By Justin J. Carbonneau (@jjcarbonneau) —
An object at rest stays at rest and an object in motion stays in motion with the same speed and in the same direction unless acted upon by an unbalanced force.
Momentum investing, or buying stocks exhibiting strong price performance relative to other stocks nicely aligns with Newton’s principle. There are a numerous academic studies and white papers backing-up the robustness of the momentum factor. The knocks against momentum, however, are that often times these strategies are ultra-high in turnover, making them too costly to deploy in the real world, and they’re susceptible to crash risk – i.e. large pullbacks once the momentum breaks.
Investors who want pure momentum stocks in many cases don’t consider the fundamentals of the underlying stocks. They focus on price and let everything else fall as it may. Fundamental investors, on the other hand, typically don’t care so much about momentum, but rather look at financial metrics and valuations to determine if the company is a good investment.
But is there a sweet spot in combining the two that can get you superior returns compared to each on their own? This was a question Dashan Huang, Assistant Professor of Finance at the Lee Kong Chian School of Business at Singapore Management University, set out to answer with his co-authors Huacheng Zhang, Guofu Zhou and Yingzi Zhu in a research paper titled, Twin Momentum: Fundamental Trends Matter, in early 2017 (it’s since been updated).
We have recently added ten new quantitative models to Validea and over the next few months I will feature some of them and the unique methods they use to look at stock selection. This paper is the first I will look at.
In Twin Momentum, the authors developed and tested a stock selection model that combined two concepts — strong price momentum and strong fundamental momentum. Stocks that scored highly based on the combined rank of both types of momentum were considered “twin momentum” stocks and a long/short portfolio capturing the twin momentum strategy demonstrated long term robustness in their testing.
There are different ways to define stock price momentum, but the research is consistent in showing that momentum persists in the intermediate term time horizon and is generally not persistent in the very short term (i.e. a week or a month) and not in the long term (i.e. over 12 months). One way to uncover intermediate term momentum is to look at a stock’s price one month ago and compare it to 12 months ago. This captures the intermediate-term trend, while excluding short-term momentum from the most recent month.
In Twin Momentum, Huang grouped stocks by quintiles and stocks within the top quintile were eligible for inclusion in the final portfolio.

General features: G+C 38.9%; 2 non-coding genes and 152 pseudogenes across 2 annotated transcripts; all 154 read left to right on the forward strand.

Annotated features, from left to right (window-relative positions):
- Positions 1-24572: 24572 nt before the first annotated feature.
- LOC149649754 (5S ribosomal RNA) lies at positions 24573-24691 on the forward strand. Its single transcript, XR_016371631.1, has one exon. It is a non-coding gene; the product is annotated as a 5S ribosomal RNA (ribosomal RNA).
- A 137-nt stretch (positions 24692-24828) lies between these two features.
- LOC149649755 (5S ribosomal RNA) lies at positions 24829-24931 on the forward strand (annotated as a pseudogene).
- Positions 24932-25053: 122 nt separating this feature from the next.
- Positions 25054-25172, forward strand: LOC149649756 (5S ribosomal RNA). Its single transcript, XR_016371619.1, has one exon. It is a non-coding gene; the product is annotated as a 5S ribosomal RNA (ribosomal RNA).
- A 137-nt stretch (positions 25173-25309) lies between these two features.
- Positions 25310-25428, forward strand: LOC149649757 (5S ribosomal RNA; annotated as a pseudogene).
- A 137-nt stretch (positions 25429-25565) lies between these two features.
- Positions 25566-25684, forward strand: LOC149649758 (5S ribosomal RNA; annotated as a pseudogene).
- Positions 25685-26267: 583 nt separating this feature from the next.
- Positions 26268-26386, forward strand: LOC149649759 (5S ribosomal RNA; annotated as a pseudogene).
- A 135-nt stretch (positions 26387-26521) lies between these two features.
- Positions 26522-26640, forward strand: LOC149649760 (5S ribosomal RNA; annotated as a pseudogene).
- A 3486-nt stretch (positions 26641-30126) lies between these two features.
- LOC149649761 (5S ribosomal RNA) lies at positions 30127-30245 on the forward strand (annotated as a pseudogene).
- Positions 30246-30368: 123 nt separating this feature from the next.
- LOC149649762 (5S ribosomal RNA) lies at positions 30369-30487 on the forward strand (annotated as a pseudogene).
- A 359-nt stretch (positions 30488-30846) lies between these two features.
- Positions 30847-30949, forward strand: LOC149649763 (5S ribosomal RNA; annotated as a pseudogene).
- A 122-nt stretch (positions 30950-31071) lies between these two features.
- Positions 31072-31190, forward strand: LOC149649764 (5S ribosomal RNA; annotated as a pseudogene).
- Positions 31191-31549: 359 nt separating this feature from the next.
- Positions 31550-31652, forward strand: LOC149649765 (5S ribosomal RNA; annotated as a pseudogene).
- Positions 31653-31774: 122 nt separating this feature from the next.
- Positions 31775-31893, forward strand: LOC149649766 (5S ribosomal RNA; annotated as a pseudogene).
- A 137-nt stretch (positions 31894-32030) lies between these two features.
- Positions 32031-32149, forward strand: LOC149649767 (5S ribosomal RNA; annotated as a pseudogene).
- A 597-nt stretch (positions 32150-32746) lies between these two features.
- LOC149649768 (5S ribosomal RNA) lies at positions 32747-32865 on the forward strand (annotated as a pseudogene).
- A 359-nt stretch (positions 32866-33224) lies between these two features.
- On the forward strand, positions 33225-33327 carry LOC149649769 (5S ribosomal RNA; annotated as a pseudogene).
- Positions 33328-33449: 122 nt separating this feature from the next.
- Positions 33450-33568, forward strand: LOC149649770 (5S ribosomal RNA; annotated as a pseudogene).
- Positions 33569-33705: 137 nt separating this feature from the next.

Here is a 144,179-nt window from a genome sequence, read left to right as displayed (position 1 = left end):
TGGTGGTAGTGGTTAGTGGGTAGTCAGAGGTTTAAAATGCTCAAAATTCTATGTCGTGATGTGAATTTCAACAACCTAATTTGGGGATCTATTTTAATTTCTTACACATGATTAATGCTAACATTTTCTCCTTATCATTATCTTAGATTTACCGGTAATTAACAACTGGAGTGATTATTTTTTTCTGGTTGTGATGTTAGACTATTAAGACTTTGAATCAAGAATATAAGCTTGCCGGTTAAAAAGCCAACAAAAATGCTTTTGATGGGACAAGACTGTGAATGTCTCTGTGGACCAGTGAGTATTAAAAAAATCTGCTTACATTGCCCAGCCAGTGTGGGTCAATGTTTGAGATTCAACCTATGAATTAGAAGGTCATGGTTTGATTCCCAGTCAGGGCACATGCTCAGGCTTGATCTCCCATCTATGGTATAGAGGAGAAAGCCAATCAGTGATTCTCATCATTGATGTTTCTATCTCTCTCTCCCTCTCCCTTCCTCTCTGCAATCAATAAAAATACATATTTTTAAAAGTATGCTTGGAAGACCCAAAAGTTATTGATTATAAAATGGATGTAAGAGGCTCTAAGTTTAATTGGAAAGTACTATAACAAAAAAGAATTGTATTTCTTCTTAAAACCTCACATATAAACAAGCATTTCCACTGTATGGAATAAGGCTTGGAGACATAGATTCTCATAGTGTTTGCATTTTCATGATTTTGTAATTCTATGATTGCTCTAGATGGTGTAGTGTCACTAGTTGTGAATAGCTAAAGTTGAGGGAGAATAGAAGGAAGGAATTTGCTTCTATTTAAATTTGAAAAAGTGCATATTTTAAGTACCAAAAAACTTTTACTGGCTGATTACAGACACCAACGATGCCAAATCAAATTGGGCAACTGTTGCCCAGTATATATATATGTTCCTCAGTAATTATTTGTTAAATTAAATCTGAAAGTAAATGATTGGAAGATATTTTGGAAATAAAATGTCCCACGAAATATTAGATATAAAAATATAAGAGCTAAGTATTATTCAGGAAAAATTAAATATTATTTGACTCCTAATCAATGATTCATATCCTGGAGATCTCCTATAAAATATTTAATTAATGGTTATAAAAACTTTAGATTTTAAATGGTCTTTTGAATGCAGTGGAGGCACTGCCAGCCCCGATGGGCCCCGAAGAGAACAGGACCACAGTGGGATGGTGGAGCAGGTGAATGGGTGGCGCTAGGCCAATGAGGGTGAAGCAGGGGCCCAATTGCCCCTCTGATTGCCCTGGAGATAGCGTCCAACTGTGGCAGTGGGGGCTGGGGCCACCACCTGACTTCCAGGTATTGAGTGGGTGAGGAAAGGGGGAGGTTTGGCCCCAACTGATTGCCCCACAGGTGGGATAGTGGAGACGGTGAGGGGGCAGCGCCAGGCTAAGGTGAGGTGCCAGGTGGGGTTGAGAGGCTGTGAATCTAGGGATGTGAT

To calculate fundamental momentum, Huang constructed a formula to estimate a stock’s fundamental investment return (FIR) utilizing seven different fundamental variables. Rather than just focus on one or a few specific variables, the authors used a wide variety of profitability and earnings variables.
They used the following metrics: earnings
1 – earnings
2 – return on equity
3 – return on assets
4 – accrual operating profitability to equity
5- cash operating profitability to assets
6 – gross profit to assets
7 – net payout ratio
For our interpretation of the strategy, we score each stock in our investable universe based on the trend in of these seven factors. As with price momentum, stocks in the top quantile are eligible for inclusion in the final portfolio.
The paper show that price momentum tends to fall off in terms of performance four months after portfolios are constructed. Fundamental momentum, on the other hand, tends to show persistence in returns over longer periods of time (12-18 months). A combination of the two, however, did significantly better than either price or fundamental momentum in isolation as the chart below shows. As the authors’ suggest, “fundamental momentum and price momentum are largely complimentary, rather than overlapping”.
Making Twin Momentum Real
Of course, academic studies are one thing. Real world implementation can be more challenging. That is what we’ve attempted to do here at Validea. In the video below you’ll get a quick overview of how we have implemented Twin Momentum in our Guru Analysis engine, using Abode as an example and I also showcase the Twin Momentum model portfolio and the Guru Stock Screener.
For more market trends, visit ETF Trends.